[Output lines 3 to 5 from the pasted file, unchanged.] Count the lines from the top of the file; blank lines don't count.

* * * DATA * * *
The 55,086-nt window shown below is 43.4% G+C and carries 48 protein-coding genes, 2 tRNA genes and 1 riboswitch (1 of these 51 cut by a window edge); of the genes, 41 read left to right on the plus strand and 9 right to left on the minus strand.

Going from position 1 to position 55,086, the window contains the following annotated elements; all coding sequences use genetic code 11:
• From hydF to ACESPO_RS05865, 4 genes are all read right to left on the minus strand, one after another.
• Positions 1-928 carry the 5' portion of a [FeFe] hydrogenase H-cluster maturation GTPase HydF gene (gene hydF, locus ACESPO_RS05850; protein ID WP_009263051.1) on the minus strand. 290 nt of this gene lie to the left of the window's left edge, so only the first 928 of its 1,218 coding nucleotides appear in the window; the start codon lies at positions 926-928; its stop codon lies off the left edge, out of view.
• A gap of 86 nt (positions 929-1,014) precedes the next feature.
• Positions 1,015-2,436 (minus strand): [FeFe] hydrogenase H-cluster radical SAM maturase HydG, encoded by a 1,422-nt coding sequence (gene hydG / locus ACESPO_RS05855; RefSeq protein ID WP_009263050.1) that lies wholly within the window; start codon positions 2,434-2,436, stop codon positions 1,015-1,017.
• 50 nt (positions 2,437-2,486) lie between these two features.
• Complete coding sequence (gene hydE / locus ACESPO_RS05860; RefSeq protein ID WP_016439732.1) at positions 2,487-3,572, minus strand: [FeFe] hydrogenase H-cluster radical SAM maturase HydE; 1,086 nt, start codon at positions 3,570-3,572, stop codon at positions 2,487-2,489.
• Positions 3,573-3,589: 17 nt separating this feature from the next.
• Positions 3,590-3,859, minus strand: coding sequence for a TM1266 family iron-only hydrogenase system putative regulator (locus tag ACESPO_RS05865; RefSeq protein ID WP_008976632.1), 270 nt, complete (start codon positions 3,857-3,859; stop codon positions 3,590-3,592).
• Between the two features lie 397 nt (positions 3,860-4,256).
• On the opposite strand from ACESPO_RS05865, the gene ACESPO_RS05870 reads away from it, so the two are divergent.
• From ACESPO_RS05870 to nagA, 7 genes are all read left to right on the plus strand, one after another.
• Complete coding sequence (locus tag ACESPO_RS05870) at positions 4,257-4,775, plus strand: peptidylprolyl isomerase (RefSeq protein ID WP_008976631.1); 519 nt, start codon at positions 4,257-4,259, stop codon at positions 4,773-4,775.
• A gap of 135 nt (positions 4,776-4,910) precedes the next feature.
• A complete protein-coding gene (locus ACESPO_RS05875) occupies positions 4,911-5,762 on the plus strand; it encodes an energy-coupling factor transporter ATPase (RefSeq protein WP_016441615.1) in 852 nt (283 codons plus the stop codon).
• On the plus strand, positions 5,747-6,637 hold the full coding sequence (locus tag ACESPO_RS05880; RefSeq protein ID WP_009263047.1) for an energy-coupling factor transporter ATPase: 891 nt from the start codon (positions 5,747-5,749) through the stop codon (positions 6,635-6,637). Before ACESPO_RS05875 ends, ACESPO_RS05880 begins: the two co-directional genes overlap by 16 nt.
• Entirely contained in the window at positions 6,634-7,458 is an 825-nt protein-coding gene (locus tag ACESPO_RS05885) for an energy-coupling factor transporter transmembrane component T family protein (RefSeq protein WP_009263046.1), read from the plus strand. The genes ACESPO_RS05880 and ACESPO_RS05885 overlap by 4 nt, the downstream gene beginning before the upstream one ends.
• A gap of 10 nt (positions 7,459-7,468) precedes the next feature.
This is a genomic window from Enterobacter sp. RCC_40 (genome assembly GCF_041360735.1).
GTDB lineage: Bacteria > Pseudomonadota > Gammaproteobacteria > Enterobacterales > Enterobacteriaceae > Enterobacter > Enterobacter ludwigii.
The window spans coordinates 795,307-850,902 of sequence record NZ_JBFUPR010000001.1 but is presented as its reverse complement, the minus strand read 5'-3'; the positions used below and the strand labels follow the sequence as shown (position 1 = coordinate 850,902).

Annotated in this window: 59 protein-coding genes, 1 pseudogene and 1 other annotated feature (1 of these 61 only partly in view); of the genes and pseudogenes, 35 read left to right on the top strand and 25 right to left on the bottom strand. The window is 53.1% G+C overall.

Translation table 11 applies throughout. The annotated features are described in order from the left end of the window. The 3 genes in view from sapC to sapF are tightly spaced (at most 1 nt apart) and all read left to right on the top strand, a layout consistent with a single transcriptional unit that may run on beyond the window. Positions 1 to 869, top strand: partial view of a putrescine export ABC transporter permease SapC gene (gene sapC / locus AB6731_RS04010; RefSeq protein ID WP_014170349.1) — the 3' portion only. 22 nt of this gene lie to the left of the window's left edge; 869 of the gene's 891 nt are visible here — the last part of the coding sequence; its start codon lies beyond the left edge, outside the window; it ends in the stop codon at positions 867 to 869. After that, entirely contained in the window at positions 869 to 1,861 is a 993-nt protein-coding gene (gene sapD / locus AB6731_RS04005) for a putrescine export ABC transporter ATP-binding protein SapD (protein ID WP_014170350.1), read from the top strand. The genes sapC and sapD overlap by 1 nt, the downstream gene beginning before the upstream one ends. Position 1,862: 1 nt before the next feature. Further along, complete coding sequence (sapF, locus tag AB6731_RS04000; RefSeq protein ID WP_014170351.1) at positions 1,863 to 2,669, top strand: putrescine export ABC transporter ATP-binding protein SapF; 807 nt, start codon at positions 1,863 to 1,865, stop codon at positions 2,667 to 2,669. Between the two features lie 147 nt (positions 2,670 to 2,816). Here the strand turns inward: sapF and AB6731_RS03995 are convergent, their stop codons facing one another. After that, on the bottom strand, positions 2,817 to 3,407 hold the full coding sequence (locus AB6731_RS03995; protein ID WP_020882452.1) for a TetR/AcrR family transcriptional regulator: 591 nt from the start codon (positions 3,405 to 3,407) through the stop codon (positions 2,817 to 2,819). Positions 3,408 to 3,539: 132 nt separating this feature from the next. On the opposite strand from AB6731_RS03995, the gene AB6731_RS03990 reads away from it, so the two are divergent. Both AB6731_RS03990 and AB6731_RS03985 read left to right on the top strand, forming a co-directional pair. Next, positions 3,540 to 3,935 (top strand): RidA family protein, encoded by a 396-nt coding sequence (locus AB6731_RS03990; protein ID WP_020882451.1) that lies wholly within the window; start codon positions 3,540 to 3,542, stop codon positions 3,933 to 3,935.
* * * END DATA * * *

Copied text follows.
• From hydF to ACESPO_RS05865, 4 genes are all read right to left on the minus strand, one after another.
• Positions 1-928 carry the 5' portion of a [FeFe] hydrogenase H-cluster maturation GTPase HydF gene (gene hydF, locus ACESPO_RS05850; protein ID WP_009263051.1) on the minus strand. 290 nt of this gene lie to the left of the window's left edge, so only the first 928 of its 1,218 coding nucleotides appear in the window; the start codon lies at positions 926-928; its stop codon lies off the left edge, out of view.
• A gap of 86 nt (positions 929-1,014) precedes the next feature.